The top news item this evening on walla.co.il – Israel’s most popular web site – reads as follows: “Netanyahu in a message to Obama: Abu-Mazen has no more excuses”. I think this sums it all up. The settlements moratorium PM Benjamin Netanyahu announced was never intended to re-ignite the peace process. It’s not a step toward the Palestinians. It is, as Netanyahu all but put it himself, a message to the White House, asking it to get off our back, and start blaming the Arabs for the occupation, like they did until a year ago.

Netanyuahu and Barak know very well that the Palestinians won’t settle for this. A moratorium that does not include Jerusalem, does not include public buildings, does not include projects already under construction, does not include “security needs”? – what is it exactly that it does include? No wonder all the Right wing’s ministers but one voted for it!

In the State Department’s briefing today, George Mitchell was walking a thin line: wanting to praise Netanyahu, but at the same time being very careful not to say that the Americans got what they asked for:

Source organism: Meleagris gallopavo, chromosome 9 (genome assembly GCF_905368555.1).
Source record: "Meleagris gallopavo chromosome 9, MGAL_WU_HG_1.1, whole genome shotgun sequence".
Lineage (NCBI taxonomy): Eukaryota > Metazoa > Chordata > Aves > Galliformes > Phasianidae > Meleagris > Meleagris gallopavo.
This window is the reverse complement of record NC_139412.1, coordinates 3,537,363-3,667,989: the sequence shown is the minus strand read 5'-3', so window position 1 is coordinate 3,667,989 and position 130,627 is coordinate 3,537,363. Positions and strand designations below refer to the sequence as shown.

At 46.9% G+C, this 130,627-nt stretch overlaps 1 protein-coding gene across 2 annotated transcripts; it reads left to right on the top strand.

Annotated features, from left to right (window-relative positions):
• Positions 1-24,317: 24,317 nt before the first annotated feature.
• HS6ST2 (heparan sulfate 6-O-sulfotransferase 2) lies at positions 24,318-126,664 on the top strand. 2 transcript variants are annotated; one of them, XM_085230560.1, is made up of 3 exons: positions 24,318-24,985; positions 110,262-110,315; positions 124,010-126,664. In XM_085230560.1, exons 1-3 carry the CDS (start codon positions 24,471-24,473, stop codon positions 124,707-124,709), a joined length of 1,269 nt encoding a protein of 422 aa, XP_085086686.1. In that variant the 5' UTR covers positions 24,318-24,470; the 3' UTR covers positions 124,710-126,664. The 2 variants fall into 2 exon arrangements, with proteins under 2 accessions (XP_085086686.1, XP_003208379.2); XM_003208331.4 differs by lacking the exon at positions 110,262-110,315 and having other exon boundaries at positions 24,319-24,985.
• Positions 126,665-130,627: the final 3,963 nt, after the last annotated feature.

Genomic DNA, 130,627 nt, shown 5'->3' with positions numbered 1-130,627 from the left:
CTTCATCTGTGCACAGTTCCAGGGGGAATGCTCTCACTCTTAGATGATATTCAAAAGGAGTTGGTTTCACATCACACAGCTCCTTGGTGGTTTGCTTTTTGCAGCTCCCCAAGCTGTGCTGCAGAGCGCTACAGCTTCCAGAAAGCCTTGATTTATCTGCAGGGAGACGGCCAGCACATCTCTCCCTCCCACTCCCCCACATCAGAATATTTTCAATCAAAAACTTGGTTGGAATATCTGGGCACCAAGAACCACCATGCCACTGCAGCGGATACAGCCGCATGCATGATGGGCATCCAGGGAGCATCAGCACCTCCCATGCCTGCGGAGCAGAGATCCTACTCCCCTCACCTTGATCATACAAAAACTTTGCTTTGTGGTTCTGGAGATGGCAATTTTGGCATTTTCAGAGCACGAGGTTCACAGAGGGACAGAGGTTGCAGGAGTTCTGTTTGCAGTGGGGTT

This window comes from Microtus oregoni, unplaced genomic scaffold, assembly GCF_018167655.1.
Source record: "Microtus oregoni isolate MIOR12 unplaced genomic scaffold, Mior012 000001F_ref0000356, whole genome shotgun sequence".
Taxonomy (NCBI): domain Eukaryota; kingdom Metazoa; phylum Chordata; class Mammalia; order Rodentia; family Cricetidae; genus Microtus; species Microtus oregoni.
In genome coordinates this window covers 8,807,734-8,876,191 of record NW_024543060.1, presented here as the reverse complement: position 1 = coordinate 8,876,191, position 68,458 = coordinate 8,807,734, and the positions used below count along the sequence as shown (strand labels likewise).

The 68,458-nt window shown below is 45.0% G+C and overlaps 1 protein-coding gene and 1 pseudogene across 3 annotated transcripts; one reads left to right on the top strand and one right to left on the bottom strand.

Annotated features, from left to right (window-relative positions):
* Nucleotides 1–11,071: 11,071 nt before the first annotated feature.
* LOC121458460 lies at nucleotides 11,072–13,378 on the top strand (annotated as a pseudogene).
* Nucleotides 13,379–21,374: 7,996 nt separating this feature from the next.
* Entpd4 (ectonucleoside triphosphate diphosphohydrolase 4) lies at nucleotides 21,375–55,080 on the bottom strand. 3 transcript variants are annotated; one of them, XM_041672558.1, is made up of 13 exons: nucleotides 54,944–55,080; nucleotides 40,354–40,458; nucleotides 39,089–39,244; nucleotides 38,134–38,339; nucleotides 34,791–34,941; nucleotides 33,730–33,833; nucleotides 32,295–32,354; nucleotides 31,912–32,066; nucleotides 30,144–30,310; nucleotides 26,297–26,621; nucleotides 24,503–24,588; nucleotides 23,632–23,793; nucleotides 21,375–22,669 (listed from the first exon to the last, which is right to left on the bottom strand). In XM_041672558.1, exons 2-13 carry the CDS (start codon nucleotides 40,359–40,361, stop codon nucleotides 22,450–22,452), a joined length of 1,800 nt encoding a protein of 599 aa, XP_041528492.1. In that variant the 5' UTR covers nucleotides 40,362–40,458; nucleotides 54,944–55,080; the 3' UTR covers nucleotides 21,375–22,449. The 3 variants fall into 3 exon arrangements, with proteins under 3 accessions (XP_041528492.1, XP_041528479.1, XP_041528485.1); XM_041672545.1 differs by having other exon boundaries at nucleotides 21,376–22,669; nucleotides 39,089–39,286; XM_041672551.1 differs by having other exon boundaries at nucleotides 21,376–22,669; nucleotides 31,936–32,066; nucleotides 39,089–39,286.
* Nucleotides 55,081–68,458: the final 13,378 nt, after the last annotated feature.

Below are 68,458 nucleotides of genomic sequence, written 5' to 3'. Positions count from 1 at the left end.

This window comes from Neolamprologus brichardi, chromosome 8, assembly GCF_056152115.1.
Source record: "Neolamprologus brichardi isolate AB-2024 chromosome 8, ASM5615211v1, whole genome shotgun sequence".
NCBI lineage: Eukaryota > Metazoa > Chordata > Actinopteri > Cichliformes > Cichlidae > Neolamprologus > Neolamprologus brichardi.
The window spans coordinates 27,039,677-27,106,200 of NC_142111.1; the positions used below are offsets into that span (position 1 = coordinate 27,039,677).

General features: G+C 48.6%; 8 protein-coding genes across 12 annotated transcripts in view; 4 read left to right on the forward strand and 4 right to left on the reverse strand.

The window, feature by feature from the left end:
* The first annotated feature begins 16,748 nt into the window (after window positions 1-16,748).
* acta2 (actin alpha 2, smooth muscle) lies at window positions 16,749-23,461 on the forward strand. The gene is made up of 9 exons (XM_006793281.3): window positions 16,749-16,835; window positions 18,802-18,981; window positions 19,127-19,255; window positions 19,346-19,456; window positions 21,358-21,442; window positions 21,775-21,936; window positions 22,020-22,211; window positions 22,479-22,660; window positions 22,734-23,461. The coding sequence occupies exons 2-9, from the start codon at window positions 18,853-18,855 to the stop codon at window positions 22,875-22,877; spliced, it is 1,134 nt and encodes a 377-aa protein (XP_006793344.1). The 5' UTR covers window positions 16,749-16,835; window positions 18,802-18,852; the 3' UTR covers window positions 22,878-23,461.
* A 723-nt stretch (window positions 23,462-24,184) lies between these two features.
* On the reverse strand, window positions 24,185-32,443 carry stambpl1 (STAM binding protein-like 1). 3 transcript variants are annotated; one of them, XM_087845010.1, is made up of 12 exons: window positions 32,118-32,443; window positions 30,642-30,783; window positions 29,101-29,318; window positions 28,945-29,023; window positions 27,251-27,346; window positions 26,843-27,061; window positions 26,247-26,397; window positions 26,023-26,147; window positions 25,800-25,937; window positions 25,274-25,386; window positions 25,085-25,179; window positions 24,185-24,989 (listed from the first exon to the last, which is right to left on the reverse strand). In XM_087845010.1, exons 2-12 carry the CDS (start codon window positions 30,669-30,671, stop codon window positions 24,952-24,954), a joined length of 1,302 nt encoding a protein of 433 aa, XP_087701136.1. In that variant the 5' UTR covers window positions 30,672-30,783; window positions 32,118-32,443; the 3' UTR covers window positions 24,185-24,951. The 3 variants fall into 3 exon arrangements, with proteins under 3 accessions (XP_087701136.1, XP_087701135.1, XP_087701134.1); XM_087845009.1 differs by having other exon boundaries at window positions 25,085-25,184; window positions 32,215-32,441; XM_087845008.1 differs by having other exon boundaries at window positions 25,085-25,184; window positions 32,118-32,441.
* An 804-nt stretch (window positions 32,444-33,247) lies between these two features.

The steps announced today are the result of a unilateral decision by the Government of Israel. This is not an agreement with the United States, nor is it an agreement with the Palestinians. United States policy on settlements remains unaffected and unchanged. As the President has said, America does not accept the legitimacy of continued Israeli settlements.

We recognize that the Palestinians and other Arabs are concerned because Israel’s moratorium permits the completion of buildings already started and limits the effect of the moratorium to the West Bank – concerns which we share.

As to Jerusalem, United States policy remains unaffected and unchanged. As has been stated by every previous administration which addressed this issue, the status of Jerusalem and all other permanent status issues must be resolved by the parties through negotiations.